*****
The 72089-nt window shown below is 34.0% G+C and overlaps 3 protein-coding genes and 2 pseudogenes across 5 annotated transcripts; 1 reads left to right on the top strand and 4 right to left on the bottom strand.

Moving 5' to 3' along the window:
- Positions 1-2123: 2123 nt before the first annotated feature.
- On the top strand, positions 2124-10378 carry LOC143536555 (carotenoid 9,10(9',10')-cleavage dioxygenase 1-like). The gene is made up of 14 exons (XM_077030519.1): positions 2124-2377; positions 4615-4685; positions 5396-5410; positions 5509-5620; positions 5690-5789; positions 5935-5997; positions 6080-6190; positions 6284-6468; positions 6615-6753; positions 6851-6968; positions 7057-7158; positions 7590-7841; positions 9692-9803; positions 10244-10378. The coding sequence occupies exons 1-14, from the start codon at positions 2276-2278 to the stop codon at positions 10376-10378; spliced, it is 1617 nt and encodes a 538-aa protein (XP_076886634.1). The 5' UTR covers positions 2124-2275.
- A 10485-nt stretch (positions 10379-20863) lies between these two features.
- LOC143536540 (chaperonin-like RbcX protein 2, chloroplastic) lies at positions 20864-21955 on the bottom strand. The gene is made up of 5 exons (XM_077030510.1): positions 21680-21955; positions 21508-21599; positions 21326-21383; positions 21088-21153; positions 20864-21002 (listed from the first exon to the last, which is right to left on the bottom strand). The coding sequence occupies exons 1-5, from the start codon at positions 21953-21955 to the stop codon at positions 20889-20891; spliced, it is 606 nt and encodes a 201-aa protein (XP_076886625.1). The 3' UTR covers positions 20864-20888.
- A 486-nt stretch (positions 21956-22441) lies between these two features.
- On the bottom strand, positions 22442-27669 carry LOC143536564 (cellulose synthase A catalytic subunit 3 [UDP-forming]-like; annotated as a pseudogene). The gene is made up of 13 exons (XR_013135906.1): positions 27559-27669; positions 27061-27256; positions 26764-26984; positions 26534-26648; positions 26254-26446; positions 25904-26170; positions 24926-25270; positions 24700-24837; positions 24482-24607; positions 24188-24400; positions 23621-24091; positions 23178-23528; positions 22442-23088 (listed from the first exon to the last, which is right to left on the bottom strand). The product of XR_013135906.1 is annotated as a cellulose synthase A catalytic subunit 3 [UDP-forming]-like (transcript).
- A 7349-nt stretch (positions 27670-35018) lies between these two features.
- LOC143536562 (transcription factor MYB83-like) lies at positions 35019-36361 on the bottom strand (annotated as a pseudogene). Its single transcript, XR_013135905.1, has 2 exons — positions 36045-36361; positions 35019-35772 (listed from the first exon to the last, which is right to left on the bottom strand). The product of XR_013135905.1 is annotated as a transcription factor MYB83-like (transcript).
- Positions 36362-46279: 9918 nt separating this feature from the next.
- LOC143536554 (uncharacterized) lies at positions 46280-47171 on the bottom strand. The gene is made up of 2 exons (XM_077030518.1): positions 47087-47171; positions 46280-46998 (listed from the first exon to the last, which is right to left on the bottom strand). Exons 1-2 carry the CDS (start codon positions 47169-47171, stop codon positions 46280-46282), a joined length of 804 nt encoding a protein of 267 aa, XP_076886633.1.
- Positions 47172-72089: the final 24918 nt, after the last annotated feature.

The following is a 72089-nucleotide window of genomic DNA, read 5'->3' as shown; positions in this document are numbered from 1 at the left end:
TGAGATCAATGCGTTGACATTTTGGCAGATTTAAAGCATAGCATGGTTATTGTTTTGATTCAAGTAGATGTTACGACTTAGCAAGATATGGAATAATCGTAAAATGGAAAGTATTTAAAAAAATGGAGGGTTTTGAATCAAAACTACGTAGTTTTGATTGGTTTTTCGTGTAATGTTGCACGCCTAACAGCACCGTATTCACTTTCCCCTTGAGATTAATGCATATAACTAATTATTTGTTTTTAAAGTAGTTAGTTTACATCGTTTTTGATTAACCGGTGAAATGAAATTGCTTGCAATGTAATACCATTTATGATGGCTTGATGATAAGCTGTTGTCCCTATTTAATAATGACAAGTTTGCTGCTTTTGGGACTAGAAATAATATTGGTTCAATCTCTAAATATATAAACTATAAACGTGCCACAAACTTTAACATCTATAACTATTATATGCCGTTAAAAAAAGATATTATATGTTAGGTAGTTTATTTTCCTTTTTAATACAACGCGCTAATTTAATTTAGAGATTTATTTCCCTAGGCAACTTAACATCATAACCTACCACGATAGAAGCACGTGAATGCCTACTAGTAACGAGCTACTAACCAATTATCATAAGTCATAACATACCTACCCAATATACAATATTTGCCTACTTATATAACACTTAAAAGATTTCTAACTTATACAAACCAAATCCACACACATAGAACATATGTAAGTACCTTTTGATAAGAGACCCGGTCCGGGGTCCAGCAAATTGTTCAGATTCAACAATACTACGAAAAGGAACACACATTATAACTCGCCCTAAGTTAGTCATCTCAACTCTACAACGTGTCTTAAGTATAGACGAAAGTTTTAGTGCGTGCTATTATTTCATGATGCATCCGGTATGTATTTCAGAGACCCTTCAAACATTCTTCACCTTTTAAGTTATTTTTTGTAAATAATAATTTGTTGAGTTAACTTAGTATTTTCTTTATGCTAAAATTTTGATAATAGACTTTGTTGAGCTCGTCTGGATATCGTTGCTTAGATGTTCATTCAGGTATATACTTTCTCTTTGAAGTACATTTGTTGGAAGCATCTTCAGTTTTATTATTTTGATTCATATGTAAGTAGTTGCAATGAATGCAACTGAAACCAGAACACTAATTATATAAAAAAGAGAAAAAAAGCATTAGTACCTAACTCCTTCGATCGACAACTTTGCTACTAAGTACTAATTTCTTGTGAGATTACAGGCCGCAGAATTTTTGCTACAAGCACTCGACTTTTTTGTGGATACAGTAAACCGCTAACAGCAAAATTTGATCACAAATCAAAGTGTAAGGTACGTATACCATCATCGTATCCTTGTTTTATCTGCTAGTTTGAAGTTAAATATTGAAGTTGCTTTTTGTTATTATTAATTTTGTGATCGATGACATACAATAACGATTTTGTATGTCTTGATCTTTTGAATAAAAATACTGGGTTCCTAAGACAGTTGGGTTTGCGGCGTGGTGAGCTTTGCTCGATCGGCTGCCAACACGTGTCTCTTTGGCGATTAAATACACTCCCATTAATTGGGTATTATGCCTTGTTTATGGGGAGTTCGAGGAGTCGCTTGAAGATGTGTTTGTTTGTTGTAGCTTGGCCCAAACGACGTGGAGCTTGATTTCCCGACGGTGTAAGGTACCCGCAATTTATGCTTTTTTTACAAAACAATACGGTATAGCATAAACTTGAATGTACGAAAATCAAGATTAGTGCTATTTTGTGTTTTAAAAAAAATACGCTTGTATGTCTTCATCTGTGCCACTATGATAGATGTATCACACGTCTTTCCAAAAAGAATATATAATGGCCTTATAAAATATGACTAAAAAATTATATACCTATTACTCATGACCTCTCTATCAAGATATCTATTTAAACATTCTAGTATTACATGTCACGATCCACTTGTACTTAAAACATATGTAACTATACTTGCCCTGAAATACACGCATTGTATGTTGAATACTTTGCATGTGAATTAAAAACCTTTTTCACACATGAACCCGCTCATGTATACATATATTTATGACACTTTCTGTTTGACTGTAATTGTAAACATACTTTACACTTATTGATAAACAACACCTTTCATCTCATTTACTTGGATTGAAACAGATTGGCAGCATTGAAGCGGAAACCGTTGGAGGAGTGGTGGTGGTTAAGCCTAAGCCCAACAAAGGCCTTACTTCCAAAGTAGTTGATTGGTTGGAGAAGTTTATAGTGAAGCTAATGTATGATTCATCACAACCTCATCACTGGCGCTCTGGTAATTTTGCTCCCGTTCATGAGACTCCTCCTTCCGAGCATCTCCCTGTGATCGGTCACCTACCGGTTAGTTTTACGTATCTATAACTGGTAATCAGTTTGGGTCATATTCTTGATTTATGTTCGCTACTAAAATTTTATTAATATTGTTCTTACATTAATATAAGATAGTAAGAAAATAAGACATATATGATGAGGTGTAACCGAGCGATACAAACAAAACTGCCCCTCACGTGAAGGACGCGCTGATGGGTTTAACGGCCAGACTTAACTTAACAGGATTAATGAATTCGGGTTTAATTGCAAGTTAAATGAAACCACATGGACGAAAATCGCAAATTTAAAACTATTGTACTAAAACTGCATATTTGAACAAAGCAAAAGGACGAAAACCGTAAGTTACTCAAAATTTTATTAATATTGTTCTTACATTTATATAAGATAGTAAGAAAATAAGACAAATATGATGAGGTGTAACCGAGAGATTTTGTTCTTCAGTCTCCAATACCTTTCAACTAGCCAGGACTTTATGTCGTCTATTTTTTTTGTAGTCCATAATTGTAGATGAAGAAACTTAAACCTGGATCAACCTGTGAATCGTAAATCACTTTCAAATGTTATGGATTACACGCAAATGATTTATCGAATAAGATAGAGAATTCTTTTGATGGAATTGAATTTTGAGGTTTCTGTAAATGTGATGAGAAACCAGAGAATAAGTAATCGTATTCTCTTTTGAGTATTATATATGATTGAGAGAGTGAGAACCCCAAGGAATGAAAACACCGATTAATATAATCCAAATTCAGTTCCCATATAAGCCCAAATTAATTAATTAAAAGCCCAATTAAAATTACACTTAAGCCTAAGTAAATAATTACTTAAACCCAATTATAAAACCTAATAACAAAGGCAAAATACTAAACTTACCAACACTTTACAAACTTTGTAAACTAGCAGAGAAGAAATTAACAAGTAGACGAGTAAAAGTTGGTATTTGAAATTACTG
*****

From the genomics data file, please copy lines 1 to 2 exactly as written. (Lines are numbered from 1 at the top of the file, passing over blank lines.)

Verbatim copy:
The 72089-nt window shown below is 34.0% G+C and overlaps 3 protein-coding genes and 2 pseudogenes across 5 annotated transcripts; 1 reads left to right on the top strand and 4 right to left on the bottom strand.

Moving 5' to 3' along the window: